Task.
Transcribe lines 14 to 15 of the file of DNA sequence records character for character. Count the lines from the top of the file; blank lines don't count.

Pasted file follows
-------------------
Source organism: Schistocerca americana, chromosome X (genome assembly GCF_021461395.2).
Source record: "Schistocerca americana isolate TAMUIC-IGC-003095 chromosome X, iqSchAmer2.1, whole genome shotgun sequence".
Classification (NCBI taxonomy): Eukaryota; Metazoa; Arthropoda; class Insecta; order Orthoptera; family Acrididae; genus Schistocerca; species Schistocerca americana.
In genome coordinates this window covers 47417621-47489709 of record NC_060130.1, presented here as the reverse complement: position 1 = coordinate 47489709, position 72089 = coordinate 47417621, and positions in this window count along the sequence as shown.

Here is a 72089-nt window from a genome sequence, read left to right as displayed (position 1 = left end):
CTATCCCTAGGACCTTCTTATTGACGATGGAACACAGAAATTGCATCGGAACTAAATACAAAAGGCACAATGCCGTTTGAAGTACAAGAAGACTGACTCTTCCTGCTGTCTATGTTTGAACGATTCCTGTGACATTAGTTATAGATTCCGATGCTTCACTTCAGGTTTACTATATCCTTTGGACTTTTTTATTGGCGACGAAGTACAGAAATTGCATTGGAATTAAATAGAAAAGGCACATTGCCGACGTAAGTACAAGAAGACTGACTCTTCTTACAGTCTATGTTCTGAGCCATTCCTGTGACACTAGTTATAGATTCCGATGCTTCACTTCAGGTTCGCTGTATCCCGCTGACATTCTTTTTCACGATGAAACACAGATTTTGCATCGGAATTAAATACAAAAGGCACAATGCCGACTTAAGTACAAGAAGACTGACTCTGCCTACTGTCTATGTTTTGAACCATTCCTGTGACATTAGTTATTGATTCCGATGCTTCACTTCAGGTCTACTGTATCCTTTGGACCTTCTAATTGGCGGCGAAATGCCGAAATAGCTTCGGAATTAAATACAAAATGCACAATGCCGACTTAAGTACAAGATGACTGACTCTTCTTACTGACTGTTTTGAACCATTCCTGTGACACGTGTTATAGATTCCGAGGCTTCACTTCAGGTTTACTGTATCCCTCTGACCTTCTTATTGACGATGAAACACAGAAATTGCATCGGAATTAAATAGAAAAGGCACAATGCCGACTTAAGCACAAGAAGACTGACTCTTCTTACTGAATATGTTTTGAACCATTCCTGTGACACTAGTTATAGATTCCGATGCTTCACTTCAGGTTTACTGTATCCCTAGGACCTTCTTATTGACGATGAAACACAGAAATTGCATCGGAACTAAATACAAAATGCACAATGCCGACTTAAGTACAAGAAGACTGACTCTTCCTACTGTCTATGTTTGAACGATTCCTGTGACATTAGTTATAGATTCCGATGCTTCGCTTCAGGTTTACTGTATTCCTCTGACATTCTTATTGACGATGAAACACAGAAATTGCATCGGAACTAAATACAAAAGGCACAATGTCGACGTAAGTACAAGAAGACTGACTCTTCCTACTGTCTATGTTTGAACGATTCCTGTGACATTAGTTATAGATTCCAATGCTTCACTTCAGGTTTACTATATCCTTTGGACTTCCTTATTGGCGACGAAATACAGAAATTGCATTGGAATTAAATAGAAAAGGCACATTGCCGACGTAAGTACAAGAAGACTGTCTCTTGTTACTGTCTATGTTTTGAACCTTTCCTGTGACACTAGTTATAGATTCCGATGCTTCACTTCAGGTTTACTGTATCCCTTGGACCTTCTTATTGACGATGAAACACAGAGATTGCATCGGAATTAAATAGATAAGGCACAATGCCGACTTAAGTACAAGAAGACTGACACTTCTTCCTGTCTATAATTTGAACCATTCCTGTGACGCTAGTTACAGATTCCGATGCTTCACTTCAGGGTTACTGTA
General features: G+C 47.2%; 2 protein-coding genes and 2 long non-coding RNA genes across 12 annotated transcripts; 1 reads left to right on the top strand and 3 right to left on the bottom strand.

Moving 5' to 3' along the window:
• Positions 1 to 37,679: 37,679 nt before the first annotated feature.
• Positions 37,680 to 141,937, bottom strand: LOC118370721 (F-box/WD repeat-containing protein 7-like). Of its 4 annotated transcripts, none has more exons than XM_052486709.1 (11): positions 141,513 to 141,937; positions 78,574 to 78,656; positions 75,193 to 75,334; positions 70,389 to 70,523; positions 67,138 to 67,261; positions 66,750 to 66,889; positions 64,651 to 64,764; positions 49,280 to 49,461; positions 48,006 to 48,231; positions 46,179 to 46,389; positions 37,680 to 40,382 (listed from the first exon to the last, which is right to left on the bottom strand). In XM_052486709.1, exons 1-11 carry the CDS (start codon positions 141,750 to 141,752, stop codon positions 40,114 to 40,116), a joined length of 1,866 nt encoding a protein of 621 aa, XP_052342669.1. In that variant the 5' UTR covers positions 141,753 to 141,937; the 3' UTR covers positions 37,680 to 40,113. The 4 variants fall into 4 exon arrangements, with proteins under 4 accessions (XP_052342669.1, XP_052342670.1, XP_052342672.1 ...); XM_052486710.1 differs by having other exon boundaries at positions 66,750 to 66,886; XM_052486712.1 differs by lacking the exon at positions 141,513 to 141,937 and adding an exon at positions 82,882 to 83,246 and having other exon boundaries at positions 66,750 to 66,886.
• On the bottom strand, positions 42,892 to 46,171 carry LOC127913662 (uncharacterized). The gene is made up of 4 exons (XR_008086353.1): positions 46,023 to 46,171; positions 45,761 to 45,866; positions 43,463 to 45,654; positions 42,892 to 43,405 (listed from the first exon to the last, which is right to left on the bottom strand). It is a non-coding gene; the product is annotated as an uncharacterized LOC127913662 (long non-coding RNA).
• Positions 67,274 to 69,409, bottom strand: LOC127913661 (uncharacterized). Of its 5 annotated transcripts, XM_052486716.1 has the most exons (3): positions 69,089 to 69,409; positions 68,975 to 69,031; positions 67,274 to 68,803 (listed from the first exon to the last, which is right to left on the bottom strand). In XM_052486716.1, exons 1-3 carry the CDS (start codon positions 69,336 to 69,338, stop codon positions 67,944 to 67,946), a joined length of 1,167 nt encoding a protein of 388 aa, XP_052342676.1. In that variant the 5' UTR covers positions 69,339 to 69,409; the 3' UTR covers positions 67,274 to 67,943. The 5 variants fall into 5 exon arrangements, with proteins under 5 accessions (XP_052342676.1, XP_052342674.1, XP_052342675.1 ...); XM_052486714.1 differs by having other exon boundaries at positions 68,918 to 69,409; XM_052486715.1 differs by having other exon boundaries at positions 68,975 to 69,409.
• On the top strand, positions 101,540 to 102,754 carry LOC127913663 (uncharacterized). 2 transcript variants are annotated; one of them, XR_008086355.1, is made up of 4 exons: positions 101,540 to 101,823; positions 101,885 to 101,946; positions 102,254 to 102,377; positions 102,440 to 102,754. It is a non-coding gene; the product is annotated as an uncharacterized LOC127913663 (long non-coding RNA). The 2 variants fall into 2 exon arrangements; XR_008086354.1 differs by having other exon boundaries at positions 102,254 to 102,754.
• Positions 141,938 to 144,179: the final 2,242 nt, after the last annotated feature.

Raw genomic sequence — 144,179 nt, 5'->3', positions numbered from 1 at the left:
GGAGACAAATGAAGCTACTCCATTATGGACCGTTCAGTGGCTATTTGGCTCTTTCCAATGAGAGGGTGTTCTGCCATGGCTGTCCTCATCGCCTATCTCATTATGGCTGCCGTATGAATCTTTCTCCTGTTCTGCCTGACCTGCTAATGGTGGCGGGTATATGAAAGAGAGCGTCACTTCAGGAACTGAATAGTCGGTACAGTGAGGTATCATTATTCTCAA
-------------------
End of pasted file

• Positions 141,938 to 144,179: the final 2,242 nt, after the last annotated feature.

Raw genomic sequence — 144,179 nt, 5'->3', positions numbered from 1 at the left: